Le Mans' organisers - the Automobile Club de l'Ouest - have revealed that it will make an announcement on April 15 on whether the 2019/20 FIA World Endurance Championship finale can go ahead as planned on June 13-14 or have to be delayed in the face of the deepening coronavirus crisis.
ACO president Pierre Fillon said: "We are monitoring the situation and following instructions issued by the authorities. Whatever happens, the Le Mans 24 Hours will go ahead this year."
The news from the ACO on Monday followed quickly after the announcement of the postponement of the penultimate round of the WEC scheduled for Spa on April 25.
The sporting regulations for the WEC demand that the championship is made up of a minimum of six races, including Le Mans.
The cancellation of the Sebring 1000 Miles and the postponement of Spa mean that five of the planned eight rounds 2019/20 rounds have so far taken place.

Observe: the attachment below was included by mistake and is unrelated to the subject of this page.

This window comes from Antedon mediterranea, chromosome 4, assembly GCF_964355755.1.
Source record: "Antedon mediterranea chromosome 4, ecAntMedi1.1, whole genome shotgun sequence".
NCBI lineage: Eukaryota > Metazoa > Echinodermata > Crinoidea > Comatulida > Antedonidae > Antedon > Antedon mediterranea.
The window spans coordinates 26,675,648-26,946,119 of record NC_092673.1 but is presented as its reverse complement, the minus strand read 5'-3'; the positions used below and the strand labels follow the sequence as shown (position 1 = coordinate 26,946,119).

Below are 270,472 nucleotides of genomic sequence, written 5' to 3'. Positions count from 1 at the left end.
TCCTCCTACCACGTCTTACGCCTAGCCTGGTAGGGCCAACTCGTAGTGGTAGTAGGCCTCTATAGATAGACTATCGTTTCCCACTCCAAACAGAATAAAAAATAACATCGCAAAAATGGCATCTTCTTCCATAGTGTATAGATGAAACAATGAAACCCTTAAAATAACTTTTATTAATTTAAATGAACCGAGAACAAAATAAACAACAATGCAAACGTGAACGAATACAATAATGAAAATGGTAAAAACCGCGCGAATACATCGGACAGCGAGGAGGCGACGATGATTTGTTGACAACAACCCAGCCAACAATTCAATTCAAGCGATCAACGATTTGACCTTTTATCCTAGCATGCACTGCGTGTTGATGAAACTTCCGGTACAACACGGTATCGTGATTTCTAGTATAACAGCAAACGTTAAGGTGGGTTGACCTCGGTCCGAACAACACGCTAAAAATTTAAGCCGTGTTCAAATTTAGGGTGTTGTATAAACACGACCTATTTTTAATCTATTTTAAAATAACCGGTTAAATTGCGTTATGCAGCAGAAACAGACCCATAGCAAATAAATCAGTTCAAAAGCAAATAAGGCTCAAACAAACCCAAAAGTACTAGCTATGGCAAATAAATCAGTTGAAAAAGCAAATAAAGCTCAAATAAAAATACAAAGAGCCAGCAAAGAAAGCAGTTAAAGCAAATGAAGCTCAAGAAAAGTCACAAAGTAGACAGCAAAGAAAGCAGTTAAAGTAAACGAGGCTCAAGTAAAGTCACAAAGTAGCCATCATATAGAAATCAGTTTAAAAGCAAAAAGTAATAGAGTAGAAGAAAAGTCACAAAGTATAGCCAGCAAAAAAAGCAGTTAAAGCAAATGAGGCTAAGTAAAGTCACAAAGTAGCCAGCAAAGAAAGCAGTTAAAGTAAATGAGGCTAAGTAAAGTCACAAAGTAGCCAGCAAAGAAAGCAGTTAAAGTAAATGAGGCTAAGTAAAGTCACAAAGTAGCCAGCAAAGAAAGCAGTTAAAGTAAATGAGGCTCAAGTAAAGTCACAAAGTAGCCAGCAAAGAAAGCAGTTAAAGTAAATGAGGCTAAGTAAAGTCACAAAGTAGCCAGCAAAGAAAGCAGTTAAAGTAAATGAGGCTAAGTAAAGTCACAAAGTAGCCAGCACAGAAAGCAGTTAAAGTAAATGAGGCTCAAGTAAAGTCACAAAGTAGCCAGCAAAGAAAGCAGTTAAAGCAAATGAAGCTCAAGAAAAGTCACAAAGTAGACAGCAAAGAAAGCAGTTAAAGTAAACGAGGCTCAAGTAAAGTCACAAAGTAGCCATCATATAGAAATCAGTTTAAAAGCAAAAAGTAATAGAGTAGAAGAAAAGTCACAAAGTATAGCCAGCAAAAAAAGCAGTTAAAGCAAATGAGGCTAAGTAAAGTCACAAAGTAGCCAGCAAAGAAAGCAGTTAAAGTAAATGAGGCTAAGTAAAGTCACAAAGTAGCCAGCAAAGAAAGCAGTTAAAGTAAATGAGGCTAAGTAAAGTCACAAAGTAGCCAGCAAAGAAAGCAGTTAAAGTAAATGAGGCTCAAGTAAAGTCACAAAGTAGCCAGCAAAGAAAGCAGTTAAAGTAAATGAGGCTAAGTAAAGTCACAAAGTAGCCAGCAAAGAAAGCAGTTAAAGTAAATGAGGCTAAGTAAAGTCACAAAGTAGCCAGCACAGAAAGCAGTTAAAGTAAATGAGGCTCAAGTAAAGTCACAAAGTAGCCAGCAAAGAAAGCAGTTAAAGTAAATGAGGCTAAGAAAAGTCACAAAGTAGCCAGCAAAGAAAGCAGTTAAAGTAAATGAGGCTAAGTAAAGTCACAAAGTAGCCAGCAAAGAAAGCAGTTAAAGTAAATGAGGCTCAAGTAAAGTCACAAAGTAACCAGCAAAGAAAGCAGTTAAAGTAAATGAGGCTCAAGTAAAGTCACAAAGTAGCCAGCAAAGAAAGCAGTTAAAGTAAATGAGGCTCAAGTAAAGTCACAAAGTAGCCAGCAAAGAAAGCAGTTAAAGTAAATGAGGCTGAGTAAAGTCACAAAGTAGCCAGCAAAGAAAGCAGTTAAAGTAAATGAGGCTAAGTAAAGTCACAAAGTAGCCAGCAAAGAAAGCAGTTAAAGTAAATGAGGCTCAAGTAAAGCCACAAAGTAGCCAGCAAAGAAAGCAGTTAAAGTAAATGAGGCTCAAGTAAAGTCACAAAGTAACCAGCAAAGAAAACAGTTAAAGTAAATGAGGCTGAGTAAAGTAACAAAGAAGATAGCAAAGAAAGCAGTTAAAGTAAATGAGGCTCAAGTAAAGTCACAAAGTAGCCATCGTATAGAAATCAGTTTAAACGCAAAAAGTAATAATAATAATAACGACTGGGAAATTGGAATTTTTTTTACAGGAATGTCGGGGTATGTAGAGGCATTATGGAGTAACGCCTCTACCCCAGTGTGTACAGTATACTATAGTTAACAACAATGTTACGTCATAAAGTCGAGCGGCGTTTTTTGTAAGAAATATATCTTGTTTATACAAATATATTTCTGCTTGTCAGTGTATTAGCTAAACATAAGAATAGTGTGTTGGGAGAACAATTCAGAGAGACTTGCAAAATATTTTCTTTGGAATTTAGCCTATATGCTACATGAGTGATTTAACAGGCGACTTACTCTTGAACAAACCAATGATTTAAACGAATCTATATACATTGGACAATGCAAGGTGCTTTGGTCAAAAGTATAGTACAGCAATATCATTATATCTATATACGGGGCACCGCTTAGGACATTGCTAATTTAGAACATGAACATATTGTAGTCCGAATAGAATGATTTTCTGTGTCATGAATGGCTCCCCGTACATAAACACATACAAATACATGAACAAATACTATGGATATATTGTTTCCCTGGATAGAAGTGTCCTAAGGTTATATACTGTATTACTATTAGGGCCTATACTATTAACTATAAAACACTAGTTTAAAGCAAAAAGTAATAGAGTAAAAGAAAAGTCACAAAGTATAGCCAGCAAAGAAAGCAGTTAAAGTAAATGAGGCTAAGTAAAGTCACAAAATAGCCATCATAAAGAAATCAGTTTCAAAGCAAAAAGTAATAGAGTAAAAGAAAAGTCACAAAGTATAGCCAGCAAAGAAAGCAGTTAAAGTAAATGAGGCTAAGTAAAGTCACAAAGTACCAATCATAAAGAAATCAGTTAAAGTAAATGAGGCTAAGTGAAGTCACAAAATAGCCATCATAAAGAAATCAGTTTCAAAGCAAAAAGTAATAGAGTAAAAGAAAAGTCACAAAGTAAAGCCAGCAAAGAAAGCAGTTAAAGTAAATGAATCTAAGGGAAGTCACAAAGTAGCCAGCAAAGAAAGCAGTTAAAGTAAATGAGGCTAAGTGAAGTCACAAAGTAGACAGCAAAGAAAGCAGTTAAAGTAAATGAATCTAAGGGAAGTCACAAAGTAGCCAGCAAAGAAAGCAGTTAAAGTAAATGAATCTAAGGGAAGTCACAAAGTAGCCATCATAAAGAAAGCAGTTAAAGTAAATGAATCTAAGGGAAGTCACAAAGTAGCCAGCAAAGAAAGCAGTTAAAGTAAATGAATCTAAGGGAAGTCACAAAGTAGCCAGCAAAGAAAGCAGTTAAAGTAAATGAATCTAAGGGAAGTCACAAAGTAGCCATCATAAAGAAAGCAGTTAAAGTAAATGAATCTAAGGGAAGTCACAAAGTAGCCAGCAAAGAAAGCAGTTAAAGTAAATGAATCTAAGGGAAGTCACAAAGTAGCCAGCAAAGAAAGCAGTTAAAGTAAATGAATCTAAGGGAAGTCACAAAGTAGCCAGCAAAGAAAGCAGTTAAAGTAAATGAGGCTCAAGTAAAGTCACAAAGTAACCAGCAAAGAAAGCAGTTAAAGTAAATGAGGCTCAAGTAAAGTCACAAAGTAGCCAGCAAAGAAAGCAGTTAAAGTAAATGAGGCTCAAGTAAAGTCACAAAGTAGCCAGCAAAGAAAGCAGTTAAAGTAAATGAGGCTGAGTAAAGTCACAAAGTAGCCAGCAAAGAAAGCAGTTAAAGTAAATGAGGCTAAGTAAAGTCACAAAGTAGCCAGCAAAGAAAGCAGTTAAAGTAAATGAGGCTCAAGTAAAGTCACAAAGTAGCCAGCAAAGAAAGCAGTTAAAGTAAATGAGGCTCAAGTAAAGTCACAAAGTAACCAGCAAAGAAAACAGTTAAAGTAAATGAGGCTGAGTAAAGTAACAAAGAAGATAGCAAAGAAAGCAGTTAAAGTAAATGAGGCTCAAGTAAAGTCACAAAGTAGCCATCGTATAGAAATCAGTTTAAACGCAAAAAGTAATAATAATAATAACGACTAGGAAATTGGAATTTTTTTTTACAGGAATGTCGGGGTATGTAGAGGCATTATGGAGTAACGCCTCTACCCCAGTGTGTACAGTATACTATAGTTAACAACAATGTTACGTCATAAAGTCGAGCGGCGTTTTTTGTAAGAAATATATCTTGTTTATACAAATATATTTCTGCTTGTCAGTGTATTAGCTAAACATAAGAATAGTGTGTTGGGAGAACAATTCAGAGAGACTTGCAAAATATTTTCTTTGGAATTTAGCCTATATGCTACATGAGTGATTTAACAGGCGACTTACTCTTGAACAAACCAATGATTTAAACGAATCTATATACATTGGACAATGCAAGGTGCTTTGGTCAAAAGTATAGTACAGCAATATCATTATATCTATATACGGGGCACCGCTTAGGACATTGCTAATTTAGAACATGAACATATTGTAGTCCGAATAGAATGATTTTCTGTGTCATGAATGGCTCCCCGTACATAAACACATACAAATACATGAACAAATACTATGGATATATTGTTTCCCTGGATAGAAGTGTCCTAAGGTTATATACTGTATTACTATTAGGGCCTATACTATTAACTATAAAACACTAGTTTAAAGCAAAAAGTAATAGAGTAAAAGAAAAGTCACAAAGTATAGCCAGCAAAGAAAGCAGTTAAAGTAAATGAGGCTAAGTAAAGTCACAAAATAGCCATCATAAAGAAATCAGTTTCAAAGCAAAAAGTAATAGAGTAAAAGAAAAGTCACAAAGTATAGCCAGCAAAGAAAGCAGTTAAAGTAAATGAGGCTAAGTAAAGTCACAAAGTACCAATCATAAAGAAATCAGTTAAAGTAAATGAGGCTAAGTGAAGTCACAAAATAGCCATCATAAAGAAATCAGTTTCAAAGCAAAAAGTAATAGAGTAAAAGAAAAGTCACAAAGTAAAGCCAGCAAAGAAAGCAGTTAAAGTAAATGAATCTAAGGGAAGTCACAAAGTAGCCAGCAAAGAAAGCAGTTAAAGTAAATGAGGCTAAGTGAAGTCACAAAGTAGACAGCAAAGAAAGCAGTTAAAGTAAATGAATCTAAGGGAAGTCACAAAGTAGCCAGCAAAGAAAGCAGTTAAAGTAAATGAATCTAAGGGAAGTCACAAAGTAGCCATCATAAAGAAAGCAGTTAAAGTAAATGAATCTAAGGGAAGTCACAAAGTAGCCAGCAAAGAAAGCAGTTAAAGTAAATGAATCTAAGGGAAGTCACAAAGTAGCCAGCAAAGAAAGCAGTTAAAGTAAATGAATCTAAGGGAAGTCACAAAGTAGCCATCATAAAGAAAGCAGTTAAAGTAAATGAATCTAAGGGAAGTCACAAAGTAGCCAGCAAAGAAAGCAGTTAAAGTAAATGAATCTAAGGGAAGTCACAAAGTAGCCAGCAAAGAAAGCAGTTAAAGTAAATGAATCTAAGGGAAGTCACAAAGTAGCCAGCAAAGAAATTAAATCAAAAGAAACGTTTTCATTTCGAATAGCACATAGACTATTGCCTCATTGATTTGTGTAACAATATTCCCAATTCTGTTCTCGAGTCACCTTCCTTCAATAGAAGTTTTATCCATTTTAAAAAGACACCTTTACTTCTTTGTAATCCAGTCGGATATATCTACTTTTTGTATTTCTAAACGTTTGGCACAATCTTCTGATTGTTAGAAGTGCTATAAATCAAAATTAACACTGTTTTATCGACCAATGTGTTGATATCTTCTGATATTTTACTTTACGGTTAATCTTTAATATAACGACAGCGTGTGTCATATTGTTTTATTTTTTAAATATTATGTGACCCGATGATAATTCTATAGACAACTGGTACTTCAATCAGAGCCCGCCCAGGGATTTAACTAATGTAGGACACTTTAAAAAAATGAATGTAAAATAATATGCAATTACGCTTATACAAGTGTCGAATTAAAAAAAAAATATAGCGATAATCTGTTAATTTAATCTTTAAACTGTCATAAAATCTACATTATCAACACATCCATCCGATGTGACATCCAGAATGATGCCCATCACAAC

The ACO statement offered no indication as to when the 88th running of the French endurance race would take place should it not be possible for the race to take place in June.
The 1968 edition of the race was delayed until September that year as a result of civil unrest in France during the summer.
A similar delay this year would push the event into the 2020/21 season, which is due to kick off at Silverstone on September.
That suggests that a delay to the start of next season when the new breed of LM hypercars are due to come on stream will be inevitable should Le Mans have to be pushed back.
Fillon also revealed that the ACO will "set up a separate press conference as soon as possible" to announce further details of the LMDh prototype rules due to come into force in the 2021/22 WEC and the 2022 IMSA WeatherTech SportsCar Championship.
More details of the new class, which was announced at the Rolex 24 at Daytona in January, were due to be announced this week in the lead up to the Sebring WEC fixture.